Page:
Missouri Plateau

An astronaut shot this oblique photograph of the Missouri Plateau, where the Rocky Mountains meet the Great Plains of central-northwest United States. Across the scene, six national forests and grasslands stand at higher elevations in Montana, Wyoming, and South Dakota. Toward the horizon, the Missouri River is faintly visible snaking across North Dakota.

The Missouri Plateau is a gently sloping region that rises above the flatter plains. The lighter brown areas of land in the photo are deeply cut by braided rivers, and the land is often utilized for livestock pastures and farming.

The western part of the plateau avoided glacial erosion during the most recent ice age. This prevented the Missouri Plateau from being flattened like the North Dakota plains beyond the Missouri River.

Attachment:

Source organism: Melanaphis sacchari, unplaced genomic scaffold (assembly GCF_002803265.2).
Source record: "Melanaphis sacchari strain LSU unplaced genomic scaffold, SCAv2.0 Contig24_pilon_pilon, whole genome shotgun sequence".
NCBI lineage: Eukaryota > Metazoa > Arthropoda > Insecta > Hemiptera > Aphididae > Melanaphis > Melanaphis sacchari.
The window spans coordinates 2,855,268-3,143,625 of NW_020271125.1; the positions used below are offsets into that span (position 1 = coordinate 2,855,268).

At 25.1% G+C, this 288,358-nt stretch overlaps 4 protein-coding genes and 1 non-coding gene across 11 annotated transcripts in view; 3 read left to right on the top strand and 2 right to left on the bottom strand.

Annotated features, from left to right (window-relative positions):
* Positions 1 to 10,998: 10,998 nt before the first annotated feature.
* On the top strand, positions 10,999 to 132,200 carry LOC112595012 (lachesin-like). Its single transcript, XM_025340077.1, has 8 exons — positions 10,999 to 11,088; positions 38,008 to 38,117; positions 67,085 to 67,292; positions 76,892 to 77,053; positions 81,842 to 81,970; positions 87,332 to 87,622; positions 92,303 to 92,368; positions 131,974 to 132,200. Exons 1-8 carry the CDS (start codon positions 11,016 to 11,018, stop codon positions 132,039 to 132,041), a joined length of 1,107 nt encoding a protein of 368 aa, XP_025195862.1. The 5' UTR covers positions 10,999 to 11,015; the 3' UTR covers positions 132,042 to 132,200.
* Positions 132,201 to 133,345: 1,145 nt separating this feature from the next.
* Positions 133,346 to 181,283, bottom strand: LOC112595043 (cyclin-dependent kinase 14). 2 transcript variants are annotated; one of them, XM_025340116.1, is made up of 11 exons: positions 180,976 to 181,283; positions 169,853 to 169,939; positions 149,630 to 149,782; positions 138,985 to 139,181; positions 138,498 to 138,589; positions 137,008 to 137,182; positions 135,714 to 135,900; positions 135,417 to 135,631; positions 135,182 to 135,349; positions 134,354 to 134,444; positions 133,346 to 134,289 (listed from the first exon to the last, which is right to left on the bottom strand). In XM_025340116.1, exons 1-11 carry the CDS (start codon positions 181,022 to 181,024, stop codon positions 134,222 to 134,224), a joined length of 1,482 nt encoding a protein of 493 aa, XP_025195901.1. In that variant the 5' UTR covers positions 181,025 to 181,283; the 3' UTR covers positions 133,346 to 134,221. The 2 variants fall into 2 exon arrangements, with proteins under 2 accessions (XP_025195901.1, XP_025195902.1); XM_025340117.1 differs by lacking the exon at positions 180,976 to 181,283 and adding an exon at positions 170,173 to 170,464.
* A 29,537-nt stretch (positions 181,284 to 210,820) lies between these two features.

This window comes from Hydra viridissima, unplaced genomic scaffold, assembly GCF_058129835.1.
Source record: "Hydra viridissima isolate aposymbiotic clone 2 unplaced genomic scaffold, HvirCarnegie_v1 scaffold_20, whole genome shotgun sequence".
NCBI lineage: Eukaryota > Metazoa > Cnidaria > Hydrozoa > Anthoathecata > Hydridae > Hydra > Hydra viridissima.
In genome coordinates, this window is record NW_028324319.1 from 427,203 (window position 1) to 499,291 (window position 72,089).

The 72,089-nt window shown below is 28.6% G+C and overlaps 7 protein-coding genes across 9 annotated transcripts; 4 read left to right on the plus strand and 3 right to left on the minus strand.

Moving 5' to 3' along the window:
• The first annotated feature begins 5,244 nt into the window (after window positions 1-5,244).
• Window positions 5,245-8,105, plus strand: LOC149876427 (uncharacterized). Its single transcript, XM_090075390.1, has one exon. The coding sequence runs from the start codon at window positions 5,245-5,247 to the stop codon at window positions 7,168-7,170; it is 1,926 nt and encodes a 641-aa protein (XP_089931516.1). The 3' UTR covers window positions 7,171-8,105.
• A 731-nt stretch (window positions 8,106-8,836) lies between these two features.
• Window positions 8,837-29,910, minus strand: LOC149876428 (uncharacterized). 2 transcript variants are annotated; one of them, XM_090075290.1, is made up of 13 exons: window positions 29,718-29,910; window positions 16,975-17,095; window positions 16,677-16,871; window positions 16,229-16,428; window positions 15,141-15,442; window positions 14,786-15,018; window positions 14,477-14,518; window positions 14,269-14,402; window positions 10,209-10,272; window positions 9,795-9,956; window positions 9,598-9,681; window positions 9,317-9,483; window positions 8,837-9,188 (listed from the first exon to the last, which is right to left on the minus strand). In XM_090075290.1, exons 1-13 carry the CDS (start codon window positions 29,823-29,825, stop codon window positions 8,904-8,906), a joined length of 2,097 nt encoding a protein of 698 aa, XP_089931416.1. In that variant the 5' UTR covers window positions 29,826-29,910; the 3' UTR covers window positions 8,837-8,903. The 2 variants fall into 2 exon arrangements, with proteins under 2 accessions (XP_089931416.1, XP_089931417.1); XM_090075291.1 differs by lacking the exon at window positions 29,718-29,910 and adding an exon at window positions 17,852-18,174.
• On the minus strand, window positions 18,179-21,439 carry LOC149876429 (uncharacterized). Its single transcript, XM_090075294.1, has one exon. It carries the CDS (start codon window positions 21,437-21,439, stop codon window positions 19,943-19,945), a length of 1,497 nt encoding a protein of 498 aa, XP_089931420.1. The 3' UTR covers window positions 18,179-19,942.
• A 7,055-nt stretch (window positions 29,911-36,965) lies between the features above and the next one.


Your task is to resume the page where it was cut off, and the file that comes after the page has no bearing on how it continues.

The Black Hills of South Dakota stand out in stark contrast to the surrounding plains. Some of the rocks in those hills are 2.5 billion years old. A combination of Laramide tectonics (65 million years ago) and the erosion of younger sedimentary rock layers created and exposed the Black Hills.

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This service is provided by the International Space Station program and the JSC Earth Science & Remote Sensing Unit, ARES Division, Exploration Integration Science Directorate.
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